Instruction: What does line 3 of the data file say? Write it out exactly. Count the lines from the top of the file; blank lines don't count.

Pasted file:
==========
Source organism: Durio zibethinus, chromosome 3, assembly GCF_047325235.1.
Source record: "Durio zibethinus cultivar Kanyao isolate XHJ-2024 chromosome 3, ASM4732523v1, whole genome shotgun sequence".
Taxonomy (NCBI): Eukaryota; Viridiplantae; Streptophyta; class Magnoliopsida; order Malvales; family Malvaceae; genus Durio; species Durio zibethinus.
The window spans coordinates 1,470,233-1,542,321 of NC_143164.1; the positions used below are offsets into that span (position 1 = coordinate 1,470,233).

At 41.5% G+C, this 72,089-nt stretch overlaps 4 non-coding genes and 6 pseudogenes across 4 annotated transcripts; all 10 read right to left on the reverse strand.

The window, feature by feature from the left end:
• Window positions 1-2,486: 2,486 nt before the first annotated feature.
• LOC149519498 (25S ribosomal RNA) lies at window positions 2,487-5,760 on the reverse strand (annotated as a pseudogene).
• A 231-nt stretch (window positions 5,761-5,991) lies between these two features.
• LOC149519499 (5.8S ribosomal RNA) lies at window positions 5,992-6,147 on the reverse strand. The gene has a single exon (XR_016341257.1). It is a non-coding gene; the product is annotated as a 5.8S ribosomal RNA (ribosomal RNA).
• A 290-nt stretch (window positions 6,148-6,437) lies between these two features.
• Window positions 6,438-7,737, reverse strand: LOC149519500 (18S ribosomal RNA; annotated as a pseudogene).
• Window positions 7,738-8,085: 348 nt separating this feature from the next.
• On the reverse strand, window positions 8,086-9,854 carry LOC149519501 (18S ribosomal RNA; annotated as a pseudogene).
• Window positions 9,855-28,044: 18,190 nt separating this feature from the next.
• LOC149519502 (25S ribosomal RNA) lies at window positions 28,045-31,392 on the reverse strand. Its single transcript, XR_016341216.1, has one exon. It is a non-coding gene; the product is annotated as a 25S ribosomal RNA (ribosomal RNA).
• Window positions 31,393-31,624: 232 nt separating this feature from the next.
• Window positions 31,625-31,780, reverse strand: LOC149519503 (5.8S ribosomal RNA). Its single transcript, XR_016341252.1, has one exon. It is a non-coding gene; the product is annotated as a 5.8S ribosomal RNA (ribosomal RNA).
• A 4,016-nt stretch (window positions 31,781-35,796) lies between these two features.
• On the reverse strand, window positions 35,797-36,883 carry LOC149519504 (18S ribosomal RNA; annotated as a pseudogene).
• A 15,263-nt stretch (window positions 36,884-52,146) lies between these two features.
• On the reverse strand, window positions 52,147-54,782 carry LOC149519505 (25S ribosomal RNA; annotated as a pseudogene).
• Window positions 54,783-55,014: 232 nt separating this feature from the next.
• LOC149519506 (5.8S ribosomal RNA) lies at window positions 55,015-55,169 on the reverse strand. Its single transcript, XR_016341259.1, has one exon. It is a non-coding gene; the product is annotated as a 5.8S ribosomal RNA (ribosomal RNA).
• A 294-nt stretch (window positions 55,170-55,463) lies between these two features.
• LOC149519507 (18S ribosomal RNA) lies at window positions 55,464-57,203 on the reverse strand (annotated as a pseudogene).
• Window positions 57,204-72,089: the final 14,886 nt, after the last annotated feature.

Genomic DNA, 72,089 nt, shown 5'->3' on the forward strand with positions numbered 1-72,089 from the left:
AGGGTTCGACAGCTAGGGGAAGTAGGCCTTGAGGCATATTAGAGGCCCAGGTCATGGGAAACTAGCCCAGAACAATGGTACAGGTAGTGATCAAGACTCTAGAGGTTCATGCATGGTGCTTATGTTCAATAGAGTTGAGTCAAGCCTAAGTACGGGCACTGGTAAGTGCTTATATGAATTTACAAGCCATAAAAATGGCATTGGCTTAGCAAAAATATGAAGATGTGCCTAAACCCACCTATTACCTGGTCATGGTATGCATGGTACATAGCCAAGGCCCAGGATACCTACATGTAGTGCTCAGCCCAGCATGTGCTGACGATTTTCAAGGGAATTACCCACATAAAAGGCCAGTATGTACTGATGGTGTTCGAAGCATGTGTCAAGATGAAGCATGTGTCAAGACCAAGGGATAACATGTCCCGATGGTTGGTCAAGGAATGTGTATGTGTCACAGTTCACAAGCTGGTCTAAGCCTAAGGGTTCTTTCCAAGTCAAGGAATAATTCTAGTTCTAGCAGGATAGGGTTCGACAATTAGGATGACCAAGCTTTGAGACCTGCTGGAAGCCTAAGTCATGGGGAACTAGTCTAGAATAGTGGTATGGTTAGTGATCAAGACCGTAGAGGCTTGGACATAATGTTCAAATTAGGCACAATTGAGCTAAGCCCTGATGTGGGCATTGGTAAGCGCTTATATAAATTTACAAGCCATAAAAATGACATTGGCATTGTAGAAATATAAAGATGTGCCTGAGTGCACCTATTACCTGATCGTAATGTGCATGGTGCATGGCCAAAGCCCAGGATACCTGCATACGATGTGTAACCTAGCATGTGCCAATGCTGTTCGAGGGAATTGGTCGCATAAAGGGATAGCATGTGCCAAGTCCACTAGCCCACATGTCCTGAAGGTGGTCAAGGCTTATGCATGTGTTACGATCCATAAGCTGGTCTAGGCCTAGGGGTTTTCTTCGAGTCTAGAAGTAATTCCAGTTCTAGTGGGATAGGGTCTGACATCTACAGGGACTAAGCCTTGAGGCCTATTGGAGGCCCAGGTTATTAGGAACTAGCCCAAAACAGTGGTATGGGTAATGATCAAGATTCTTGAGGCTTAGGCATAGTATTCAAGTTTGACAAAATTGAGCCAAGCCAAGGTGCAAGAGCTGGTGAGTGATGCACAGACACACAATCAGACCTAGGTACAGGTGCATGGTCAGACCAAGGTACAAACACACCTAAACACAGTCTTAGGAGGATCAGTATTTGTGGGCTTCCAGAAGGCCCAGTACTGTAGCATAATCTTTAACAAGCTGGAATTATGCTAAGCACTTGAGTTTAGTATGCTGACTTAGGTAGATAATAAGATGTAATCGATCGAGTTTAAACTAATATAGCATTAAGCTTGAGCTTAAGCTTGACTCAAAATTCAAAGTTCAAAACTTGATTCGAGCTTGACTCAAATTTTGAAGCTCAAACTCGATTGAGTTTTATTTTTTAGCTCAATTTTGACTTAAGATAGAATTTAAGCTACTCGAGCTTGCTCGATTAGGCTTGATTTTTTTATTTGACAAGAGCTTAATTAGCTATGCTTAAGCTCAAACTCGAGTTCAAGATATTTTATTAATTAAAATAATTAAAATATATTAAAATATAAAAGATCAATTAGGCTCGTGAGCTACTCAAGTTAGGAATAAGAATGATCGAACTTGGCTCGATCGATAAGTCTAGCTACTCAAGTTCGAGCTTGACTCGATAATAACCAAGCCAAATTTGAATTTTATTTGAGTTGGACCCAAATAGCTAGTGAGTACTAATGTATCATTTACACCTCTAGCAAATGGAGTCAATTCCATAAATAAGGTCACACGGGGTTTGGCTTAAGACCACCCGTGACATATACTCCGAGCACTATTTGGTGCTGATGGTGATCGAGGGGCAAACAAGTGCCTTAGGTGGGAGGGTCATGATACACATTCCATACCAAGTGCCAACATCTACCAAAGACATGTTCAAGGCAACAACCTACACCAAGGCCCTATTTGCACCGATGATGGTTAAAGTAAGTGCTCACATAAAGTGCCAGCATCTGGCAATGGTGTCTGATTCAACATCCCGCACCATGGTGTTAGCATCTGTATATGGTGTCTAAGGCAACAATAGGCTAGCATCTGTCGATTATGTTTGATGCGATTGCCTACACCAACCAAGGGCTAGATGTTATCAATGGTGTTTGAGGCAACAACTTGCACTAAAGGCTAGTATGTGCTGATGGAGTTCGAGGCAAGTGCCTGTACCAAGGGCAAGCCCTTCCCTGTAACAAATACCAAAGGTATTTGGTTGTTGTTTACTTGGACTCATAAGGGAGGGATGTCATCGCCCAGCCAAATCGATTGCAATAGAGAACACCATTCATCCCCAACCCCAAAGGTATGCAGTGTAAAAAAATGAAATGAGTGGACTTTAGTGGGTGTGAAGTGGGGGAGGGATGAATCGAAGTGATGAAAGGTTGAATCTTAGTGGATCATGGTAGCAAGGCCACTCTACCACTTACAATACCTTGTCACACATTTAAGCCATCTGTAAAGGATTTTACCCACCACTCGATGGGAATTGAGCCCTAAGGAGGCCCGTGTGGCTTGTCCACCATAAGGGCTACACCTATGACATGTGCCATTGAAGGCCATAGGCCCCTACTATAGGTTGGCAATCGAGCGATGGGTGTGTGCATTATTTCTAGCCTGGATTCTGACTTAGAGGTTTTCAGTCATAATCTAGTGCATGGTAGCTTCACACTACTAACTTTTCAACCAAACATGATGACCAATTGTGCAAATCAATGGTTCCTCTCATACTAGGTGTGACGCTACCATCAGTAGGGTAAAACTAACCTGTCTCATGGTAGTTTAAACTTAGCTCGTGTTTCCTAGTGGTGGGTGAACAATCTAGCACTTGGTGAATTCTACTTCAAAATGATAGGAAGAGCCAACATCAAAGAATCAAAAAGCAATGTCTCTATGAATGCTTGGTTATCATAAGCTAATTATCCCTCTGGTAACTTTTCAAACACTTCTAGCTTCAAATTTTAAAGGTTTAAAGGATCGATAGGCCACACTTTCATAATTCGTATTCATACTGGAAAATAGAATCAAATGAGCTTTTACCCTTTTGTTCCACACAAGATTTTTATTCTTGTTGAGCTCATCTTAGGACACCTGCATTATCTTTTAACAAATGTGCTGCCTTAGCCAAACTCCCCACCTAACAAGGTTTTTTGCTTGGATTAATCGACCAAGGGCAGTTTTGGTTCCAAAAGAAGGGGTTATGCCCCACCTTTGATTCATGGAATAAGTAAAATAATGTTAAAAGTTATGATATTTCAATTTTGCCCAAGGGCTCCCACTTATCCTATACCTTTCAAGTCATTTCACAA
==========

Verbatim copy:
Taxonomy (NCBI): Eukaryota; Viridiplantae; Streptophyta; class Magnoliopsida; order Malvales; family Malvaceae; genus Durio; species Durio zibethinus.